Food Values

With bird-feed prices soaring, how do we stock the best bird buffet? Can we pick the cheapest seed mix and still feed birds the nutrition they need to survive?

When temperatures plummeted recently, birds changed diets. Did you notice? Shelled peanuts vanished in a blink; black-oil sunflower seeds gained renewed interest; sunflower hearts took top spot. And for good reason: To stay warm, birds need plenty of fat and ample protein. Peanuts and sunflower seeds are packed with both.

Of course, these are also the priciest seeds. So why not choose an inexpensive mixture of, say, milo, red millet, cracked corn, and other grain products? Three reasons:

PictureWhite-breasted Nuthatch feeds on black-oil sunflower seed.

·  First, milo and red millet, like wheat, are of little or no interest to birds. They’re fillers—added by birdseed packagers to add weight without price.
·  Second, cracked corn is attractive to many undesirable backyard birds, notably starlings and house sparrows. To offer it is to attract them; and they, in turn, will crowd out native birds.
·  Third, the term “grain products” refers to things like chaff and dust. Think “floor sweepings.”
Thus, as a result of the fillers and floor sweepings, the mixture offers little food value for birds. In fact, it contains almost no protein and only miniscule fat.

How do you know? Read the label. Just as we read our own food labels at the grocery, we must read birdfeed labels as well. By law, every birdfeed bag must list ingredients, in descending order by content. But more importantly, every label must also list the percents of protein, fat, and fiber. Look for high levels of fat and protein and low levels of fiber.

The Wild Bird Feeding Industry posts these values, based on half-cup volumes:

PictureSunflower chips contain high food value.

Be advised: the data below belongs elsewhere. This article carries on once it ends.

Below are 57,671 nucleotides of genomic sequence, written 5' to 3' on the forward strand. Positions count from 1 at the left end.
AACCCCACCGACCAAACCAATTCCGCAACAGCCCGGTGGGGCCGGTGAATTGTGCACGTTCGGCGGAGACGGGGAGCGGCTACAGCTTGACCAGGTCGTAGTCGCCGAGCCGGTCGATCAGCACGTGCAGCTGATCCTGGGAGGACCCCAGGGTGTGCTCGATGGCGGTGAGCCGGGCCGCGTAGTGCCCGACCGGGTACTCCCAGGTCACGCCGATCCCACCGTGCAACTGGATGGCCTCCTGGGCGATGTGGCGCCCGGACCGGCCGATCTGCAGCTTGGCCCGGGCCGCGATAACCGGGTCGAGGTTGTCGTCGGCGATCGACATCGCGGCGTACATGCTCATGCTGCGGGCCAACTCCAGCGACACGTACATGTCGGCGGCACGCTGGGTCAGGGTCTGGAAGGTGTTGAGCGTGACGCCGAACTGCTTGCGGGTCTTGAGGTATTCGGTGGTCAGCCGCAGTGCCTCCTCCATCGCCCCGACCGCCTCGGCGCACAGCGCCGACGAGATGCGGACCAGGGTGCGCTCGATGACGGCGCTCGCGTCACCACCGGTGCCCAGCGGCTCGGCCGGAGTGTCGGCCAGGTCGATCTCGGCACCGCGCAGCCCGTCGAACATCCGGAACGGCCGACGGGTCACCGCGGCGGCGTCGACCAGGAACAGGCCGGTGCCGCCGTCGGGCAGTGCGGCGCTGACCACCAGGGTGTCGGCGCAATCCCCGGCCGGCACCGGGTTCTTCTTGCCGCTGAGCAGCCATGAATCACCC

·  Sunflower chips: 72% fat; 12% protein
·  Peanuts: 73% fat; 16% protein
·  Thistle: 71% fat; 18% protein
·  Black-oil sunflower: 68% fat; 14% protein
·  Corn: 11% fat; 7% protein
·  White millet: 9% fat; 11% protein

PictureEastern Bluebird takes a bit of suet.

Since different birds prefer different seeds, and since birds like dietary variety, offering several high-fat, high-protein seeds provides the best nutrition. Some commercial blends meet the standard; others fail miserably. Compare labels.

Suet labels are equally telling. Fillers like millet and cracked corn simply take up volume, reducing the amount of suet (fat) you’re offering birds. Pure suet cakes provide the best nutritional value for your dollar.

Finally, check labels for “inert matter,” meaning non-food ingredients—never a good return for your dollar. When prices soar, packagers look for means to increase profit. Inert matter fills their bill—but not the birds’ bills. Any product less than 95% pure must be so labeled.

While it’s important to feed the right foods to birds, it’s also important to NOT feed things that adversely affect birds’ health. In fact, sometimes what folks put out for birds does more harm than good, and birds would be better off without those handouts. To find out about that and other backyard bird feeding issues.